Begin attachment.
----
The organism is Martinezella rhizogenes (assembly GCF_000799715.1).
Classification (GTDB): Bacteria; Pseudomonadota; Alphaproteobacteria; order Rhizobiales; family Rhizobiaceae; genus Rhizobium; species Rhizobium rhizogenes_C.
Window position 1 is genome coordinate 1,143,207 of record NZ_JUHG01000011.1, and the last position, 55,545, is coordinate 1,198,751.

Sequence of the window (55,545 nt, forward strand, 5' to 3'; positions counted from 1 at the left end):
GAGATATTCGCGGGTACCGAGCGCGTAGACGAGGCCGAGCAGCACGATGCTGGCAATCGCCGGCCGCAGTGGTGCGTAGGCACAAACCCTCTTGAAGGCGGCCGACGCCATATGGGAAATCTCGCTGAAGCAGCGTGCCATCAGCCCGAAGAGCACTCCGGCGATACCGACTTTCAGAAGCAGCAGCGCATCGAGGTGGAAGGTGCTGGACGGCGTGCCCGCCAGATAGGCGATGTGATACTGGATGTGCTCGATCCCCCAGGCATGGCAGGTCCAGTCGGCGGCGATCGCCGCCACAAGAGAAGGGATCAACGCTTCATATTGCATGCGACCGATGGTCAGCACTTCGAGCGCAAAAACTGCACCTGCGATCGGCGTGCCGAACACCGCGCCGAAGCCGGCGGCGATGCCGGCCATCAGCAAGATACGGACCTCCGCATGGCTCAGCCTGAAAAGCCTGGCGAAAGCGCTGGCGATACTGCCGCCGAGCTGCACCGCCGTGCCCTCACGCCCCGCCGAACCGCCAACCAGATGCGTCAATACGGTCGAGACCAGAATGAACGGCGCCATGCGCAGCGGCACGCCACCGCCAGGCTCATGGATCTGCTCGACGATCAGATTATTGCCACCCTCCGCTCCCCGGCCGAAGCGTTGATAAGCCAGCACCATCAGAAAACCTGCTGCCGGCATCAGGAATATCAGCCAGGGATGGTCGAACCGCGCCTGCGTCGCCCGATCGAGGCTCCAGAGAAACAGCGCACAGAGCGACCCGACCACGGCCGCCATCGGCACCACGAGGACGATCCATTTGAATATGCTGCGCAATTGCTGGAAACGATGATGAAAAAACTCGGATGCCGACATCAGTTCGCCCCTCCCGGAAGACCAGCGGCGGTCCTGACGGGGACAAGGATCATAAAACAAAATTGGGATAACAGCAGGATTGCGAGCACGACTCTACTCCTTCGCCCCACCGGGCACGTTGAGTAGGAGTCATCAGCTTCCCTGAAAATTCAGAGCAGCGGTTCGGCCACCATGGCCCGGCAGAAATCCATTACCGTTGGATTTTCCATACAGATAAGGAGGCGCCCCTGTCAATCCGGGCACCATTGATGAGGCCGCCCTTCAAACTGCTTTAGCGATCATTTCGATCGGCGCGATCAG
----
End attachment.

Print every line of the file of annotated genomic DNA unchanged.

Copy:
The organism is Martinezella rhizogenes (assembly GCF_000799715.1).
Classification (GTDB): Bacteria; Pseudomonadota; Alphaproteobacteria; order Rhizobiales; family Rhizobiaceae; genus Rhizobium; species Rhizobium rhizogenes_C.
Window position 1 is genome coordinate 1,143,207 of record NZ_JUHG01000011.1, and the last position, 55,545, is coordinate 1,198,751.

Sequence of the window (55,545 nt, forward strand, 5' to 3'; positions counted from 1 at the left end):
GAGATATTCGCGGGTACCGAGCGCGTAGACGAGGCCGAGCAGCACGATGCTGGCAATCGCCGGCCGCAGTGGTGCGTAGGCACAAACCCTCTTGAAGGCGGCCGACGCCATATGGGAAATCTCGCTGAAGCAGCGTGCCATCAGCCCGAAGAGCACTCCGGCGATACCGACTTTCAGAAGCAGCAGCGCATCGAGGTGGAAGGTGCTGGACGGCGTGCCCGCCAGATAGGCGATGTGATACTGGATGTGCTCGATCCCCCAGGCATGGCAGGTCCAGTCGGCGGCGATCGCCGCCACAAGAGAAGGGATCAACGCTTCATATTGCATGCGACCGATGGTCAGCACTTCGAGCGCAAAAACTGCACCTGCGATCGGCGTGCCGAACACCGCGCCGAAGCCGGCGGCGATGCCGGCCATCAGCAAGATACGGACCTCCGCATGGCTCAGCCTGAAAAGCCTGGCGAAAGCGCTGGCGATACTGCCGCCGAGCTGCACCGCCGTGCCCTCACGCCCCGCCGAACCGCCAACCAGATGCGTCAATACGGTCGAGACCAGAATGAACGGCGCCATGCGCAGCGGCACGCCACCGCCAGGCTCATGGATCTGCTCGACGATCAGATTATTGCCACCCTCCGCTCCCCGGCCGAAGCGTTGATAAGCCAGCACCATCAGAAAACCTGCTGCCGGCATCAGGAATATCAGCCAGGGATGGTCGAACCGCGCCTGCGTCGCCCGATCGAGGCTCCAGAGAAACAGCGCACAGAGCGACCCGACCACGGCCGCCATCGGCACCACGAGGACGATCCATTTGAATATGCTGCGCAATTGCTGGAAACGATGATGAAAAAACTCGGATGCCGACATCAGTTCGCCCCTCCCGGAAGACCAGCGGCGGTCCTGACGGGGACAAGGATCATAAAACAAAATTGGGATAACAGCAGGATTGCGAGCACGACTCTACTCCTTCGCCCCACCGGGCACGTTGAGTAGGAGTCATCAGCTTCCCTGAAAATTCAGAGCAGCGGTTCGGCCACCATGGCCCGGCAGAAATCCATTACCGTTGGATTTTCCATACAGATAAGGAGGCGCCCCTGTCAATCCGGGCACCATTGATGAGGCCGCCCTTCAAACTGCTTTAGCGATCATTTCGATCGGCGCGATCAG